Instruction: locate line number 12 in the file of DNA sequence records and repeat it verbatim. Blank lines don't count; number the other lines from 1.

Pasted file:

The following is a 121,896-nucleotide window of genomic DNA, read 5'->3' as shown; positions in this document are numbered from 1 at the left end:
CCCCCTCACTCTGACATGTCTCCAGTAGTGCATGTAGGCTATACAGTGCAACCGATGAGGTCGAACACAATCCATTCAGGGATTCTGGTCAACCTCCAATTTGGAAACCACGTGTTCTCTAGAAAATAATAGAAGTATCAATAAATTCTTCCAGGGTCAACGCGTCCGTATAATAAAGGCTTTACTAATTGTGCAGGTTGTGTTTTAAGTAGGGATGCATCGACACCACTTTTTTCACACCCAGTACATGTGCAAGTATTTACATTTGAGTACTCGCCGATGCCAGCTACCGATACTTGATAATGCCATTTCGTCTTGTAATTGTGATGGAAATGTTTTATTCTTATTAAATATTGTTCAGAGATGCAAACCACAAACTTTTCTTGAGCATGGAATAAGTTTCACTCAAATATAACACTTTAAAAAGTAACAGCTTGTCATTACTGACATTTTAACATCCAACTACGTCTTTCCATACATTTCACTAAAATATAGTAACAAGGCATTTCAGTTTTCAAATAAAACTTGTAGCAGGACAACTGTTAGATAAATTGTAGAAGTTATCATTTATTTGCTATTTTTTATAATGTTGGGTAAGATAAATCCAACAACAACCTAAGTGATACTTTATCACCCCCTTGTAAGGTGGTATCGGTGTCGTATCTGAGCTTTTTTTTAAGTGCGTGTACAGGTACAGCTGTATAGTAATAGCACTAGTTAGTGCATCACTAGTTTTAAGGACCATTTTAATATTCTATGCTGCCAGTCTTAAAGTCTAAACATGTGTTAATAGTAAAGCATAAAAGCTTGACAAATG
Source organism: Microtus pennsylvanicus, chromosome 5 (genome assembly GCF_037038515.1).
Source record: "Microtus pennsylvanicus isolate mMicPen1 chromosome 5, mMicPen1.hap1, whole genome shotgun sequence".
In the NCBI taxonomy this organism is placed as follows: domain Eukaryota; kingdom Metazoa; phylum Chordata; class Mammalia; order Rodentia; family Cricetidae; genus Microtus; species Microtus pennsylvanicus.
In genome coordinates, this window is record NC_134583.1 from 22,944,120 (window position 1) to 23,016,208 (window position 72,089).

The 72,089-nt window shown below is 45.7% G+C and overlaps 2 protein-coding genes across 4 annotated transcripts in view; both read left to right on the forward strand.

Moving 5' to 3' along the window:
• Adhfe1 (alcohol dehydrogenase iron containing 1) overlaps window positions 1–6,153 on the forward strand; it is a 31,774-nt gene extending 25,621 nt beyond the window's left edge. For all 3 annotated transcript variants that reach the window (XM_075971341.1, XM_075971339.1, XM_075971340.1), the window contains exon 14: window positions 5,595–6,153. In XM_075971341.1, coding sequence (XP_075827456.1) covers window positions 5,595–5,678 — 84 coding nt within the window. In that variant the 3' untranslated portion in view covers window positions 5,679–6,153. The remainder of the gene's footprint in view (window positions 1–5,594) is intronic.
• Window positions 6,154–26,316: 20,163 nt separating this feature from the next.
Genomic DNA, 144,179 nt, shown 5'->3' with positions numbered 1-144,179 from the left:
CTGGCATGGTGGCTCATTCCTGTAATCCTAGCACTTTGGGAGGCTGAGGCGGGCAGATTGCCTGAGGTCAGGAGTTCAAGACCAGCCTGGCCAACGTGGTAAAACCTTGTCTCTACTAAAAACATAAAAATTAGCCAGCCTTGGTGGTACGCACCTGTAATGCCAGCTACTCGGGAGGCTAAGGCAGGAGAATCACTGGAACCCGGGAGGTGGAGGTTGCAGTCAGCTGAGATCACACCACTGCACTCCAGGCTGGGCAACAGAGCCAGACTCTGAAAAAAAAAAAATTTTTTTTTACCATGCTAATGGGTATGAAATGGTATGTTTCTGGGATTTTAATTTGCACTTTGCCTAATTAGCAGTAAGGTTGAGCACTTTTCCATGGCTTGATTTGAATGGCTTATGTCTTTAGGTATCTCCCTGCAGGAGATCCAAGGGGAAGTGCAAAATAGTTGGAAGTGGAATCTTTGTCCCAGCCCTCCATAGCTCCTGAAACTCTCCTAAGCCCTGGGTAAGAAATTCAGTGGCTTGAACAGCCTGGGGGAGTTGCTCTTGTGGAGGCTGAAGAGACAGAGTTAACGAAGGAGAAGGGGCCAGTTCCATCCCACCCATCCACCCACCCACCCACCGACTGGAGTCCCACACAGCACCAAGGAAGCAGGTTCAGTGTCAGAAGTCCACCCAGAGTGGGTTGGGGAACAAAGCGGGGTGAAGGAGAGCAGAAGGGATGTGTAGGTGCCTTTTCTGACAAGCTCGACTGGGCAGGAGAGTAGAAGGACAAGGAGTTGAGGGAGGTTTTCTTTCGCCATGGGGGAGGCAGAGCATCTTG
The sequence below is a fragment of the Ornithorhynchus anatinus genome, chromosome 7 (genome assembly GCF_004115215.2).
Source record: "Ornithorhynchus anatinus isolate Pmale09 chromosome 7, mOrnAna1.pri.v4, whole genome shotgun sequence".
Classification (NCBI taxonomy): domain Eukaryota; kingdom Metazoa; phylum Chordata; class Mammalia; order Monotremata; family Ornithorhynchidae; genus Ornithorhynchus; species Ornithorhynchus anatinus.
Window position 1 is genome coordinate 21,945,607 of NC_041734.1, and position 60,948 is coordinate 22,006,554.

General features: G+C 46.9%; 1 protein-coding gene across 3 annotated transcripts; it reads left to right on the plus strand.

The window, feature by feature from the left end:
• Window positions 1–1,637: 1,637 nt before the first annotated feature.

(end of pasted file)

CTGGCATGGTGGCTCATTCCTGTAATCCTAGCACTTTGGGAGGCTGAGGCGGGCAGATTGCCTGAGGTCAGGAGTTCAAGACCAGCCTGGCCAACGTGGTAAAACCTTGTCTCTACTAAAAACATAAAAATTAGCCAGCCTTGGTGGTACGCACCTGTAATGCCAGCTACTCGGGAGGCTAAGGCAGGAGAATCACTGGAACCCGGGAGGTGGAGGTTGCAGTCAGCTGAGATCACACCACTGCACTCCAGGCTGGGCAACAGAGCCAGACTCTGAAAAAAAAAAAATTTTTTTTTACCATGCTAATGGGTATGAAATGGTATGTTTCTGGGATTTTAATTTGCACTTTGCCTAATTAGCAGTAAGGTTGAGCACTTTTCCATGGCTTGATTTGAATGGCTTATGTCTTTAGGTATCTCCCTGCAGGAGATCCAAGGGGAAGTGCAAAATAGTTGGAAGTGGAATCTTTGTCCCAGCCCTCCATAGCTCCTGAAACTCTCCTAAGCCCTGGGTAAGAAATTCAGTGGCTTGAACAGCCTGGGGGAGTTGCTCTTGTGGAGGCTGAAGAGACAGAGTTAACGAAGGAGAAGGGGCCAGTTCCATCCCACCCATCCACCCACCCACCCACCGACTGGAGTCCCACACAGCACCAAGGAAGCAGGTTCAGTGTCAGAAGTCCACCCAGAGTGGGTTGGGGAACAAAGCGGGGTGAAGGAGAGCAGAAGGGATGTGTAGGTGCCTTTTCTGACAAGCTCGACTGGGCAGGAGAGTAGAAGGACAAGGAGTTGAGGGAGGTTTTCTTTCGCCATGGGGGAGGCAGAGCATCTTG